IT’S one of the country’s most iconic structures – a towering monument to the ingenuity of man stretching out across the Firth of Forth.
Rising 110 metres into the air, the Forth Bridge has become a symbol of Scotland’s industrious spirit, joined in later years by the road bridge and the yet-to-be-completed Queensferry Crossing – three different bridges constructed across three different centuries.
But it’s not just men who have helped build and maintain these colossal structures.
Women have long played a part in the life of the bridges – and now the Scottish Government is setting them up as an example to encourage more women to take up engineering and shape the country’s future.
Roseanna Cunningham MSP, Fair Work, Skills and Training Secretary, scaled the Forth Bridge’s criss-crossing steel beams with female engineers of all ages in a bid to inspire the next generation of school-leavers.
The fresh drive comes as the industry faces a huge skills shortage, with government officials hoping to improve the sector’s notoriously one-sided gender balance while bringing in thousands of highly-skilled female workers at the same time.
A £125,000 Scottish Government investment seeks to boost apprenticeships for girls, while £500,000 has been handed to Skills Development Scotland to develop an “equalities action plan” which includes work on gender issues.
Among those taking in the stunning views from the top was Leona Wilson, who has worked as a project operations interface specialist at Network Rail for the last two years.
The 44-year-old started her career selling tickets at train stations before deciding to go back to college to fulfil her ambitions – and she hasn’t looked back since.
Earlier this year, she was among a core team of specialists working through the night to install new signalling on the Forth Bridge in a bid to boost the frequency of services coming through from Fife. The fast-paced work has to be carried out under the cover of darkness to avoid the 200 trains that thunder over the cantilever railway bridge every day, with all the team’s equipment carefully lugged on and off at the beginning and end of each shift.
“It’s an amazing structure,” she said. “Working underneath, by the tracks, it actually felt scarier than being up the top.
“Working at night is a whole different environment. It’s actually quite quiet and surreal when it’s dark. It’s a challenge, really, and of course you’re all having to look out for each other’s safety as well. I love it.”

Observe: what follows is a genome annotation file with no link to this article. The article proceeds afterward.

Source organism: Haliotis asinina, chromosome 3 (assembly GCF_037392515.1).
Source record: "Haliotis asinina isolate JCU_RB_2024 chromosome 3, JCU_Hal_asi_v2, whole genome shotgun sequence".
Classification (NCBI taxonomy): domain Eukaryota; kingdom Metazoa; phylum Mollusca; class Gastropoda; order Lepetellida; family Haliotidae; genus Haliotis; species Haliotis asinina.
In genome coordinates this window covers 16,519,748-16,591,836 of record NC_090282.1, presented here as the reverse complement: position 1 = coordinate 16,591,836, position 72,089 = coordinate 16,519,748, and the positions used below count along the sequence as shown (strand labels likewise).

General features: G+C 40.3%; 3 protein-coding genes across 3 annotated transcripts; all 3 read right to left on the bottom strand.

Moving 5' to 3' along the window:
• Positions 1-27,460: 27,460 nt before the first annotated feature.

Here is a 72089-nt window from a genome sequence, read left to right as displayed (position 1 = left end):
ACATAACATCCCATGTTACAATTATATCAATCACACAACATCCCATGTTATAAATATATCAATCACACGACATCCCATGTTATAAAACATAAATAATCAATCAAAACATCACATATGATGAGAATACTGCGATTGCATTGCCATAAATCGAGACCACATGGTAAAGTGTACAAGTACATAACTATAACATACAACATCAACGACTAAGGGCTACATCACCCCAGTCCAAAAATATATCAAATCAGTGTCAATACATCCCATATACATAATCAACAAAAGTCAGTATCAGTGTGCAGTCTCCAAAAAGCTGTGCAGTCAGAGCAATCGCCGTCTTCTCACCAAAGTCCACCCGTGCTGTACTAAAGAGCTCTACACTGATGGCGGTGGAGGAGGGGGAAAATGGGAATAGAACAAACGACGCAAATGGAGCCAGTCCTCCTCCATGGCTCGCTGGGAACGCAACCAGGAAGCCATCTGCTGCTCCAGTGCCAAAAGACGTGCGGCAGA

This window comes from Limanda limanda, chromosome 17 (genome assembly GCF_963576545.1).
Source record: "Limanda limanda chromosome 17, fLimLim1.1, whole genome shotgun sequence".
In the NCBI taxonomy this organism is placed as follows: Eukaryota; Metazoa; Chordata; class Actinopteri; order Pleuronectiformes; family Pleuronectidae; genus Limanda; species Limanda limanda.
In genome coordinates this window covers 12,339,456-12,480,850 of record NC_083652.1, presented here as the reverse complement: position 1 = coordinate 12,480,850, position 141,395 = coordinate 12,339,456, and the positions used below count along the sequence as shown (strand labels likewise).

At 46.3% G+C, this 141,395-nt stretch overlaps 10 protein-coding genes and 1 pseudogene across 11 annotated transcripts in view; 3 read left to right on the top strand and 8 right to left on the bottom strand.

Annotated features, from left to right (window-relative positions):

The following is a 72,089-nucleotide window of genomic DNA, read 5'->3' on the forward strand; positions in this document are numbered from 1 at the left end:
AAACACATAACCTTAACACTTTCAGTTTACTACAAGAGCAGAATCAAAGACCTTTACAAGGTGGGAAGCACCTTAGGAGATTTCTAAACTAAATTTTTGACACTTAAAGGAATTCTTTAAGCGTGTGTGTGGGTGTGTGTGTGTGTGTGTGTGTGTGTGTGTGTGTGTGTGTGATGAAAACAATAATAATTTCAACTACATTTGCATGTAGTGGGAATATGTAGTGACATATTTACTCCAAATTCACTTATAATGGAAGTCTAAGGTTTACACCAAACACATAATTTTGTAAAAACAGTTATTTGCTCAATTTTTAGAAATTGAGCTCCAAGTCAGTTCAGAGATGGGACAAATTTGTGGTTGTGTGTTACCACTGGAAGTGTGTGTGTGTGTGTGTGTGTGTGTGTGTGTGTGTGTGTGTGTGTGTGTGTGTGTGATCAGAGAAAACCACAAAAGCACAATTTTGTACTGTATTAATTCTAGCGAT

Elsewhere, Sarah Breen, 31, has spent the last six-and-a-half years working on the new Queensferry Crossing. The senior engineer, who works for global firm Arup, is rightfully proud as she looks out across the water to the huge structure finally taking shape a few hundred yards away.
She said: “It’s thrilling – I mean, look at the size of it. How many people get to work on something of this size? This has been over three-quarters of my career on this one project, so I’m invested.
“Especially now that they are lifting the deck segments, it really is starting to look like the artist’s impressions we’ve been looking at for the last seven years – it’s really starting to take shape.”
And while she said “a lot more” was being done to encourage women to follow in her footsteps, she insisted there was always space for fresh initiatives.
“I don’t notice a difference now between male and female colleagues – it’s not like you’re handled more delicately,” she said. “It’s becoming much more of a common thing, so it shouldn’t be a deterrent now for women coming into engineering. But sure, more can be done to let women – and especially young girls – know more about the opportunities that are available to them, not just in engineering, but in maths and sciences in general.”
Accompanying the more experienced women were 19-year-old second-year apprentice engineers Kayleigh Steele and Jo Milne, who both currently work with GE Oil & Gas in Montrose.
The pair grew up together and entered the industry shortly after leaving school, quickly finding themselves thrown into what is still very much a man’s world – not that it bothers them much.
“It’s fine – it doesn’t bother me at all,” said Kayleigh, who is the only girl in her workshop floor. “They don’t treat me any differently.”
Jo, who switched to engineering after trying out nursing and discovering she hated it, said: “It’s a really good job. Our first year was hard work because we were learning a lot, but it was really good.”
Speaking from the viewing platform at the top of the Forth Bridge, Ms Cunningham said her experience in politics had shown her the benefits of improving gender equality.
She said: “I think if women go into engineering it’s good for women, it’s good for society, but most of all it’s good for engineering because right now there’s a skills gap.
“If there’s a skills gap, then why would you not be trying to encourage more people, more young women, into the sector?
“You don’t want to see this kind of implicit gender segregation – after all, I work in a job in politics that 20 or 30 years ago would have looked all male. We’ve changed that – we haven’t completely sorted that one out either – but we’ve changed that, and I think it makes politics better for having representation from the whole population. I think that applies to any industrial sector.”